Figure 6 shows that 3-chloro-N-phenyl-phthalimide (3) in the acetone (1) + methanol (2) solvent system presents a non-linear behavior of Δ_{soln}*H*° vs. Δ_{soln}*G*° with a variable negative slope from pure acetone up to *x*1 = 0.691. Beyond this composition a variable positive slope is obtained with exception of mixtures with *x*_{1} = 0.12, *x*_{1} = 0.272 and *x*_{1} = 0.36, showing a non-common trend in these systems. Accordingly, the driving mechanism for solubility is the entropy in the former case, whereas in the latter case the driving mechanism is the enthalpy, probably due to better solvation of the 3-chloro-Nphenyl-phthalimide by acetone molecules.

**Preferential solvation **

Standard molar Gibbs energy of transfer of 3-chloro-N-phenyl-phthalimide from neat methanol to acetone + methanol mixtures is calculated and correlated to a third grade polynomial from the drug solubility data by using equation (13). Figure 7 shows the Gibbs energy of transfer behavior at 323.15 K.

Thus, *D *values are calculated from the first derivative of polynomial models (Eq. 20) solved according to the co-solvent mixtures composition. This procedure was done varying by 0.05 in mole fraction of methanol but in the following tables the respective values are reported varying only by 0.10.

In order to calculate the *Q *values the excess molar Gibbs energies of mixing *G*^{Exc}_{1,2} at 323.15 Kwere used as is reported by Marcus [18], the isothermal compressibility (K_{T }) is given,asagoodapproximation,bythelinearexpression:*x*_{1} K_{T1}+*x*_{2} K_{T2}(K_{T1 }*=*1,324GPa^{-1}; (K_{T2 }*= *1.248 GPa^{-1}) [21] and the partial molar volumes can be replaced by the molar volumes of the pure substances [32-34].

The application of the IKBI method with the gyration radius *r *= 0.397 nm leads to the preferential solvation parameter, *δx*_{1,3} for acetone around 3-chloro-N-phenylphthalimide which is shown in Fig. 8 at 323.15 K. The values of *δx*_{1,3} vary non-linearly with the proportion of acetone in the alcoholic mixtures (figure 8). The addition of acetone to methanol causes a negative change in *δx*_{1,3} from pure methanol up to the 0.35 in molar fraction of acetone reaching minimum values near to – 0.018 at 0.15 in molar fraction of acetone at 323.15 K. In this composition, methanol is preferred over acetone around the 3-chloro-N-phenyl-phthalimide.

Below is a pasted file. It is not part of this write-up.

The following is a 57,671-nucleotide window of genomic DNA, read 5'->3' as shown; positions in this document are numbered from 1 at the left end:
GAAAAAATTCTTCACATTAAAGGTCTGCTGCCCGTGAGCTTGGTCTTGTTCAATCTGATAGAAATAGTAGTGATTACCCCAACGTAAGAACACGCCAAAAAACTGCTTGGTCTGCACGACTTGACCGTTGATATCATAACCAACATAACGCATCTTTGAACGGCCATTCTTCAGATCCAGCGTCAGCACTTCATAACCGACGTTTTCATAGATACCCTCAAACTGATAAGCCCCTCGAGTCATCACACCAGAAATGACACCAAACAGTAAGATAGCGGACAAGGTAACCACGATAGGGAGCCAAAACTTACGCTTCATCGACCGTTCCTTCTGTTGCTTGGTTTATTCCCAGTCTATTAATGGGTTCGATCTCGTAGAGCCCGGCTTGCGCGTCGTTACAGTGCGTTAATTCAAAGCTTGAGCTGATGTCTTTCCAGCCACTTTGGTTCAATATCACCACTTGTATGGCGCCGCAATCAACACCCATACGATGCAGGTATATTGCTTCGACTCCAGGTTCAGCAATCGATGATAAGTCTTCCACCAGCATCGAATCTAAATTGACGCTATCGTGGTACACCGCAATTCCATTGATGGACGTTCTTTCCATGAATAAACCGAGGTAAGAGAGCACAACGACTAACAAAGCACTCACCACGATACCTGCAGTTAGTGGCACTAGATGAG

The local mole fractions of methanol are greater than those of acetone from pure methanol up to 0.35 mole fractions of acetone and minors beyond this up to pure acetone. From the preferential solvation results, it may be conjectured that, in intermediate compositions and in acetone-rich mixtures, 3-chloro-N-phenyl-phthalimide is acting as a Lewis base with acetone molecules because it is more acid than methanol (the Kamlet–Taft hydrogen bond acceptor parameters are *β* = 0.66 for methanol and 0.507 for acetone [35]).

**Conclusions**

From this work it can be concluded that the solution process of 3-chloro-N-phenylphthalimide (3) in acetone (1) + methanol (2) mixtures is endothermic. A nonlinear enthalpy–entropy compensation was found for this solute in this solvent system. In this context, entropy-driving was found for the solution process in rich-acetone mixtures, whereas, for mixtures methanol-rich enthalpy-driving was found. On the other hand, 3-chloro-N-phenyl-phthalimide is preferentially solvated for methanol in mixtures more polar and preferentially solvated for acetone in minus polar ones.

**Disclosure statement**

No potential conflict of interest was reported by the authors.

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**How to cite this article**

G.A.M. Areiza-Aldana, A. Cuellar-Lozano, N.A. Peña-Carmona, D.I. Caviedes-Rubio, A. Mehrdad, A.H. Miri, G.A. Rodríguez-Rodríguez, D.R. Delgado, Solution thermodynamics and preferential solvation of 3-chloro-N-phenyl-phthalimide in acetone + methanol mixtures, *Rev. Colomb. Cienc. Quím. Farm*., **45**(2), 256-274 (2016).